AMD has an advantage here because they have more P-cores. This allows them to clock them more conservatively in regards to the power curve.


3. The CPU and GPU share a power budget meaning it’s not possible to get peak CPU and GPU performance at the same time. The CPU will clock down when the GPU is working. Apple doesn’t seem to do this - in my testing, M1 and M2 machines will use as much power as needed and only scale back clocks when the thermal limit is reached. E.g. M1‘s CPU will hold 3GHz with all cores loaded regardless of what the GPU is doing (great advantage for gaming).

The thermal limit puts a hard constraint here though. At least in the MBA the effective TDP is 15watts. So not much difference between Apple and AMD here. Of course, Apple can deliver that performance in a passively cooled chassis, AMD cannot.
 

Aaronage

Power User
Posts
144
Reaction score
213
Zen4 is quite good here actually. If I remember correctly they only need around 10 watts to maintain 5.2Ghz (as opposed to Intel who need 2-3x as much)
That’s pretty good! (Intel’s latest cores will push over 25W on mobile last I checked, but maybe my memory is fuzzy 😳)
AMD has an advantage here because they have more P-cores. This allows them to clock them more conservatively in regards to the power curve.
True, it’s a valid option.

Another perspective - 7840U is likely using similar power to Mx Pro/Max in multi-thread loads thanks to boosting (maybe a touch less?), but it doesn’t come close to an 8P+2/4E Apple SoC.

The thermal limit puts a hard constraint here though. At least in the MBA the effective TDP is 15watts. So not much difference between Apple and AMD here. Of course, Apple can deliver that performance in a passively cooled chassis, AMD cannot.
I’m not sure the MBA being fanless levels the playing field here.
7840U is almost certainly boosting well beyond 15W TDP, so a true 15W TDP face-off wouldn’t look so good for AMD.

(just to acknowledge, I’m assuming this 7840U system has a generous boost budget in all my comments, that could be wrong. It seems unlikely it wouldn’t given current trends)
 

casperes1996

Site Champ
Posts
251
Reaction score
292
AIUI, Zen4 does not have any actual E cores.
In general they just have one core design yes. But their 3D V-Cache parts can act a little bit like asynchronous chips at times and do require a schedular that's aware of the CCD topology to make best use of it, with one CCD clocking higher than the other but having less cache and vice versa. And then they've had the "favoured core" and such for a while too that the scheduler would need some knowledge of.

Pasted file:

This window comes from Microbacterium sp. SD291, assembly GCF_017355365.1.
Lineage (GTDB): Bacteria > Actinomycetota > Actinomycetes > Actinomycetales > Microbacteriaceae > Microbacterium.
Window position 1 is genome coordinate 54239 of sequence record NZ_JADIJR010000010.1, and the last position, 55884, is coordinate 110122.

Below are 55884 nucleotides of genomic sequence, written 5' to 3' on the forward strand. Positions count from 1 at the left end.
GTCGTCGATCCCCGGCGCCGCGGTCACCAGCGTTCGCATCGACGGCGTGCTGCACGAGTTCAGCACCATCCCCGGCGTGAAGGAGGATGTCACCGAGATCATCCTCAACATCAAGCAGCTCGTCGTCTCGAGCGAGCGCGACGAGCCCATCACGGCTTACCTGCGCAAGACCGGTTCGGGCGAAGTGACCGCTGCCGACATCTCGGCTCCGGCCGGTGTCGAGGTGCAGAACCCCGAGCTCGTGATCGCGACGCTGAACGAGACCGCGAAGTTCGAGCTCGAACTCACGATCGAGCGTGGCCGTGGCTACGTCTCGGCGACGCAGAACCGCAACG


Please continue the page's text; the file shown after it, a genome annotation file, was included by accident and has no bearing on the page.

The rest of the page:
casperes1996

Site Champ
Posts
251
Reaction score
292
Today I Learned:

Apple's M series of chips have a bit that can be toggled to enable TSO memory ordering such that memory behaves like x86. I always thought Rosetta 2 just added memory fences to achieve this, but no. It can actually toggle the CPU into TSO mode such that the chip itself handles memory like on x86
 

Cmaier

Site Master
Staff Member
Site Donor
Posts
5,628
Reaction score
9,246
Today I Learned:

Apple's M series of chips have a bit that can be toggled to enable TSO memory ordering such that memory behaves like x86. I always thought Rosetta 2 just added memory fences to achieve this, but no. It can actually toggle the CPU into TSO mode such that the chip itself handles memory like on x86
Yep. There was one other hardware addition to support rosetta, but I can’t remember what it was.
 

dada_dave

Elite Member
Posts
2,448
Reaction score
2,474
Yep. There was one other hardware addition to support rosetta, but I can’t remember what it was.
Which makes the “Rosetta 2 will be sunsetted right away!” panic that happened at the beginning extra silly (for many many reasons like the transition wasn’t and still isn’t even over, but the fact that Apple controlled the software AND had built in accelerating it in hardware should’ve been a clue that Rosetta would be around for at least a little while). That was one of the most eye roll worthy panics and all because someone discovered a string that said something in the order of “Apple reserves the right to not allow Rosetta in any given country”. Sigh.
 

KingOfPain

Site Champ
Posts
296
Reaction score
395
Yep. There was one other hardware addition to support rosetta, but I can’t remember what it was.
According to this blog post, in Rosetta 2 mode Apple Silicon also calculates specific x86 flags (PF, AF), which would normally not be used by the ARM architecture. For the ADDS/SUBS/CMP instruction it's just a byproduct and doesn't cost any additional cycles, while it would probably take several instructions to calculate these flags otherwise.

 

Cmaier

Site Master
Staff Member
Site Donor
Posts
5,628
Reaction score
9,246
According to this blog post, in Rosetta 2 mode Apple Silicon also calculates specific x86 flags (PF, AF), which would normally not be used by the ARM architecture. For the ADDS/SUBS/CMP instruction it's just a byproduct and doesn't cost any additional cycles, while it would probably take several instructions to calculate these flags otherwise.

Ah yeah that was it.

I hated dealing with those flags when I was designing those ALUs.
 

KingOfPain

Site Champ
Posts
296
Reaction score
395
I hated dealing with those flags when I was designing those ALUs.
I hope I haven't offended you with my "just a byproduct" comment.
Of course it's a hassle to implement the generation of the additional flags, but once it's there, it shouldn't really have an impact on the execution time of the instruction.
 

casperes1996

Site Champ
Posts
251
Reaction score
292
This is incredible. I had no idea there was this much x86 helper logic in the hardware itself. That's pretty awesome. I wonder how much die space it costs though.

As for the PF and AF flags. I've never really used them manually. Can't speak for anything my compilers have done on my behalf of course. I can see use cases for PF in quick hash testing or something but I never really saw a use case for AF
 
Top Bottom
1 2